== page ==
Phnom Penh authorities say they have postponed a deadline for lake residents to settle with a development company, temporarily delaying the prospect of eviction for hundreds of families.
Hundreds of demonstrators from villages around Beoung Kak lake gathered outside City Hall Monday to protest a written order issued by Phnom Penh officials last week demanding they settle with the developer, a joint venture of Cambodian and Chinese companies called Shukaku Erdos Hongjun Property Development.
Daun Penh district officials met with 10 lake resident representatives following the demonstration, backing off the seven-day ultimatum they had given last week. In a March 2 letter to resident of the area, district officials said they must settle with the company or face “strong action in conformity with the law.”
The Boeung Kak lake development has been an ongoing issue for residents for nearly four years. Many maintain that a company buyout offer of about $8,000 per family is not enough to start anew. Nor do many of them want to be relocated to a site far outside the city.
As a counter offer, residents say they want 15 hectares of the 133-hectare commercial development, a proposal that has so far been rejected.
Following Monday’s meeting, Keuth Che, deputy administrative director for City Hall, said the city would delay the seven-day settlement ultimatum.
Ly Srey Mom, a lake resident representative, told reporters after the meeting that she welcomed the postponement but that residents are still demanding 15 hectares of the development.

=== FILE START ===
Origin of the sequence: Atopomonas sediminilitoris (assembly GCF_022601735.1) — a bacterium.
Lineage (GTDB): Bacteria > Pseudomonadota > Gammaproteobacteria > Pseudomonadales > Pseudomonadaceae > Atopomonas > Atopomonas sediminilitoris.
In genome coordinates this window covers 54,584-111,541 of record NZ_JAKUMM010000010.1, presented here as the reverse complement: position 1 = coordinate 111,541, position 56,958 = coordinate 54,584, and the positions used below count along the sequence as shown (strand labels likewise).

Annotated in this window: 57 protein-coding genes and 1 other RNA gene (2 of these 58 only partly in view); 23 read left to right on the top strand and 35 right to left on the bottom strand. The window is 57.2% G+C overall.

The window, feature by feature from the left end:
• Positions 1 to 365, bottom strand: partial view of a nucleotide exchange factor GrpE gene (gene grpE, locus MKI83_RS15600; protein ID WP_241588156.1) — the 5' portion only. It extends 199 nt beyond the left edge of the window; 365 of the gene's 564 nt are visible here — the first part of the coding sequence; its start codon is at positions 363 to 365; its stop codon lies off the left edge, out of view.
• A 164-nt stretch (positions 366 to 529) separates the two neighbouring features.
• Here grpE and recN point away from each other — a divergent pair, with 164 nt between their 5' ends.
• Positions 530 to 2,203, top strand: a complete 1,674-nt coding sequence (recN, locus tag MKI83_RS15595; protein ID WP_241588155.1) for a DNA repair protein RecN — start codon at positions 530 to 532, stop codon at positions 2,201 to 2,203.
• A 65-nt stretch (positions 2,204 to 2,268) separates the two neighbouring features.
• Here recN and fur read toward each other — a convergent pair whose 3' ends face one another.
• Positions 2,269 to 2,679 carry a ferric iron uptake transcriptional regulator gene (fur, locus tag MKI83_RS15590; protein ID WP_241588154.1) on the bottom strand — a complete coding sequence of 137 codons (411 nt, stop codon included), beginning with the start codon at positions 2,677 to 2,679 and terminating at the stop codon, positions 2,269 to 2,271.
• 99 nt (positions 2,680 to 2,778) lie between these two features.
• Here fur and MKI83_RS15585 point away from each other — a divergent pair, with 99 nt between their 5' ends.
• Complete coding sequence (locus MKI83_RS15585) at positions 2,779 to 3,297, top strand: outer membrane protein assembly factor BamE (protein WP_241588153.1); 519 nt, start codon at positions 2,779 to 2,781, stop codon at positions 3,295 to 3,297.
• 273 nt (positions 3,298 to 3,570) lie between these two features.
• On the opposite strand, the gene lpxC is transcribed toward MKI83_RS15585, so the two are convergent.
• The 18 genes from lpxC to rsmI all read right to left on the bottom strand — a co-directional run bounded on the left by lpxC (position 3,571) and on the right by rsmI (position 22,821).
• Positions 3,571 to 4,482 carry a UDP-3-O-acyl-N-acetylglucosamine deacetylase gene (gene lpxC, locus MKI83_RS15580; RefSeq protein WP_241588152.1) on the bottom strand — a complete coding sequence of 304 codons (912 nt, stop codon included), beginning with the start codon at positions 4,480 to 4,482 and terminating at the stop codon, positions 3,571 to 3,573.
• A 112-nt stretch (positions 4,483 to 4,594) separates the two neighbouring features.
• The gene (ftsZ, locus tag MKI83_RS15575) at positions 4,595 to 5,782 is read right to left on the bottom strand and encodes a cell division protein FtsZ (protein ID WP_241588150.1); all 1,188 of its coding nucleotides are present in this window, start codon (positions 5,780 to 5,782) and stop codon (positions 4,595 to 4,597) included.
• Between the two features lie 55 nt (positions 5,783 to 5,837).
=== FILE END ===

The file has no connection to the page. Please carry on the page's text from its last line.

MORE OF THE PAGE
“I want the government and City Hall to think of the people’s interests as a large [factor],” she said.
Keuth Che said he would forward the 15-hectare proposal to Phnom Penh Governor Kep Chuktema on Wednesday and inform residents of his decision through their respective village chiefs.
Ly Srey Mom said residents will wait five days for an answer, or “we will come to meet Kep Chuktema once again next Monday.”
In 2007, the city government issued a $79-million, 99-year lease to Shukaku, Inc., which is owned by ruling party Senator Lao Meng Khim. The deal sparked unrest from residents who said they had legal rights to the land.
In 2008, Shukaku began filling the Boeung Kak lake, ultimately flooding out hundreds of families and sparking continued protests from residents both at the lake and in front of City Hall.
Ou Virak, president of the Cambodian Center for Human Rights, said the postponement of an impending eviction did not constitute a resolution to the underlying problems in the debate.
“It can temporarily ease the situation, but in the end, a violation of their rights is still a violation of their rights,” he said.